P. vannamei samples were collected from a closed breeding population in a large commercial hatchery in Mexico. This population was started in 1998, incorporating wild shrimps from Sinaloa, Mexico, and domesticated shrimps from Venezuela, Colombia, Florida and Ecuador. Mass, family and within-family selections for growth rate were performed, in the absence of an organized breeding program, from 1998 to 2003. In 2004, a breeding program was initiated based on family estimated breeding values (EBVs) obtained through a mixed model methodology, and on within-family phenotypic selection for body weight. Since 2005, a two-stage selection program has been used to select for: (1) body weight at 28 days of age, and (2) body weight and survival at 130 days of age, based on family EBVs; harvest body weight (130 days of age) was also selected for using within-family data (Castillo-Juárez et al. 2007; Campos-Montes et al. 2013). The generation interval is one year, and the generations are discrete (i.e., they are produced annually). Full pedigree was available for the parents of animals that were born in 2003 and thereafter.

A restriction on mating between selected broodstock males and females was used, based on the expected inbreeding of future progeny. The expected inbreeding values were obtained from the pedigree-based numerator relationship matrix. The threshold was gradually relaxed over time as the average relationship in the population increased. This procedure is similar in several aspects to that described for tilapia (Oreochromis niloticus) by Ponzoni et al. (2010).

Samples were obtained as follows. Generation 7 (GEN07): One individual was sampled from each of 77 full-sib families (progeny from one pair of parents), which were randomly chosen from a total of 208 families of the breeding nucleus of the 2005 cycle. Generation 9 (GEN09): One individual was sampled from each of the 73 full-sib families randomly chosen from a total of 203 families of the breeding nucleus of the 2007 cycle. Wild samples (WILD): Samples were collected from 12 different locations (n = 55) along the northern Pacific coast of Mexico on an official fishing monitoring tour (Figure 1). Adult abdomens were used for WILD samples, while in the case of GEN07 and GEN09, 28-day old post-larvae abdomens obtained during the regular genetic evaluations of the breeding nucleus were used. All samples were stored in 70% ethanol at 4ºC until required for genetic analysis.


The QIAGEN DNeasy Blood and Tissue kit® was used for genomic DNA extraction. Each of the extractions was quantified by spectrophotometry and adjusted to 20 ng/µl. A set of 31 microsatellite loci was optimized for PCR amplification from a preliminary list of 72 polymorphic microsatellites for P. vannamei available in the literature and in Genbank. From this list, 6 multiplex groups were obtained. Table 1 shows the final composition of each of the multiplex groups and the annealing temperature (Ta) for each PCR reaction performed using the Multiplex QIAGEN PCR kit (Foster City, CA) according to the manufacturer recommendations. The amplified products were separated using capillary electrophoresis in a 3100 ABI PRISM Genetic Analyzer, and the resulting electropherograms were analyzed using ABI’s GeneMapper V. 3.7. Five loci were eliminated from further analysis due to technical problems regarding their amplification. Used and discarded microsatellites are shown in Table 1.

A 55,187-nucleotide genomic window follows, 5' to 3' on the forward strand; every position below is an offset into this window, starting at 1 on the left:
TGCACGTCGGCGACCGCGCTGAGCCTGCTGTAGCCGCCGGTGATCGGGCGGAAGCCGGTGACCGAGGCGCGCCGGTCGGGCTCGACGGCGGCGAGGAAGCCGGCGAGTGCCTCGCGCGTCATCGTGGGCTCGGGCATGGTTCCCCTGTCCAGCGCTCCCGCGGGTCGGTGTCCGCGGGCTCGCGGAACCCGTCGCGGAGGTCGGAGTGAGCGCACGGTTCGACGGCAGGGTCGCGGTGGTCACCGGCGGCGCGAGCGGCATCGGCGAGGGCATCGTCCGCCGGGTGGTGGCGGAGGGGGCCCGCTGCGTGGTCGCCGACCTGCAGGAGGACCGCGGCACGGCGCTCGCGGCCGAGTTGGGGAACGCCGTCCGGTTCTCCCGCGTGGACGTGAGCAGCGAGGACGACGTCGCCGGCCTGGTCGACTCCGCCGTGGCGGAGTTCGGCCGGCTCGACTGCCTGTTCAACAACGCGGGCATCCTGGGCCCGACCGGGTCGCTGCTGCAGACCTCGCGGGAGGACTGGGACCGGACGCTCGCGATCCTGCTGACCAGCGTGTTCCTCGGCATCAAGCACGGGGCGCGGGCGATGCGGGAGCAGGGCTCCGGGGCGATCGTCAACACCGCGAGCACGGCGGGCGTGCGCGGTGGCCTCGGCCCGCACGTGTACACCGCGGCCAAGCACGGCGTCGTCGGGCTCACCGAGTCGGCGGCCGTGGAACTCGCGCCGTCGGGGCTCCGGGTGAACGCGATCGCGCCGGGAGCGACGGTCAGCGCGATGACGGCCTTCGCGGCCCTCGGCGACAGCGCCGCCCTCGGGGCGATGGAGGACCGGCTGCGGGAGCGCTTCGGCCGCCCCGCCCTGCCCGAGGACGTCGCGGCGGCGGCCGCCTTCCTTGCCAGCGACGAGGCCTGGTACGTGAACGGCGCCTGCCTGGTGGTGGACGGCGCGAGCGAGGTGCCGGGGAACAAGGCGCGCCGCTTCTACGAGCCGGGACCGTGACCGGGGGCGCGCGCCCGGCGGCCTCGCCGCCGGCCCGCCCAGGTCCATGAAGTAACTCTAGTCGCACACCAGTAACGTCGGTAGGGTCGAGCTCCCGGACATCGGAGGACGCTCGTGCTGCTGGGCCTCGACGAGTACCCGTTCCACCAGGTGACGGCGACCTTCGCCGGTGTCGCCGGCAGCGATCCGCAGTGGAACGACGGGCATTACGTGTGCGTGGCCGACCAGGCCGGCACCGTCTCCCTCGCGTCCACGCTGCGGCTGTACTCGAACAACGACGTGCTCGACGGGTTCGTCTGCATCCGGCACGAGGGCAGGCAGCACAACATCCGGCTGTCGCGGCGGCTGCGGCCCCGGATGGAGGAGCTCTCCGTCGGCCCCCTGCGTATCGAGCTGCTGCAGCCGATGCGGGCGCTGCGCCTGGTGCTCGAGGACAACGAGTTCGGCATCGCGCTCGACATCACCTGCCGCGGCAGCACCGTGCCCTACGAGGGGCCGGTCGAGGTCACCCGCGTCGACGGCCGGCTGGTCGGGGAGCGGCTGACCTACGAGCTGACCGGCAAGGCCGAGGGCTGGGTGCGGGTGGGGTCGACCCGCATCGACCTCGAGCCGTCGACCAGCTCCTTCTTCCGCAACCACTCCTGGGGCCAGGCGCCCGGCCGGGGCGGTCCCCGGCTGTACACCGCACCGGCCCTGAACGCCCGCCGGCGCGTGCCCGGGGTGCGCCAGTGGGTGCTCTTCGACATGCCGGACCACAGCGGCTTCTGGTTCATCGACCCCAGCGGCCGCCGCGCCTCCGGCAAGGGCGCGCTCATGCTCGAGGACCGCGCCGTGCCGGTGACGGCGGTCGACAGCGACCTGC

Population variability indices

Expected (He) and observed heterozygosity (Ho) for all the loci and populations were calculated according to Nei (1987) using the GENEPOP software, version 3.1 (Raymond and Rousset, 1995). The analyses of deviations from Hardy-Weinberg equilibrium and of population differentiation (FIS estimates) were performed with GENEPOP, version 3.1. The number of alleles (Ac) and the unique number of alleles per locus (Au) were obtained with HP-RARE 1.1, applying a correction for sample size through a rarefaction method (Kalinowski, 2005). In addition, values of the effective number of alleles were obtained (Ae) (Hedrick, 2005). The Fstat program, version 2, was used (Goudet, 1995) to obtain FST values for all populations (Weir and Cockerham, 1984) and between pairs of populations (Slatkin, 1995). The values of RST (Slatkin, 1995) were calculated using the RstCalc software (Goodman, 1997). Nei’s genetic unbiased distance (NeiD) was estimated for all pairs of populations (Nei, 1978) using the GENALEX 6 software (Peakall and Smouse, 2006).

Estimation of effective population size from microsatellite data

Ne was estimated from the microsatellite data using three different methods for single population data. The first was according to Waples (2006) using the software LDNe (Waples and Do, 2008), an approach based on linkage disequilibrium. Minimum allele frequency was set at 0.006. The estimate of Ne obtained with this method was denoted as Nem(1). The second method used was according to Tallmon et al. (2008), using the ONeSAMP software. This software uses summary statistics from simulated populations, approximate Bayesian computation and a Wright-Fisher model to estimate Ne from a single sample of microsatellite data. The estimate of Ne obtained with this method was denoted as Nem(2). The third method used was according to Hill (1981), using NeEstimator V1.3 (Peel et al. 2004), which is based on linkage disequilibrium (Nem(3)).

Estimation of effective population size from pedigree data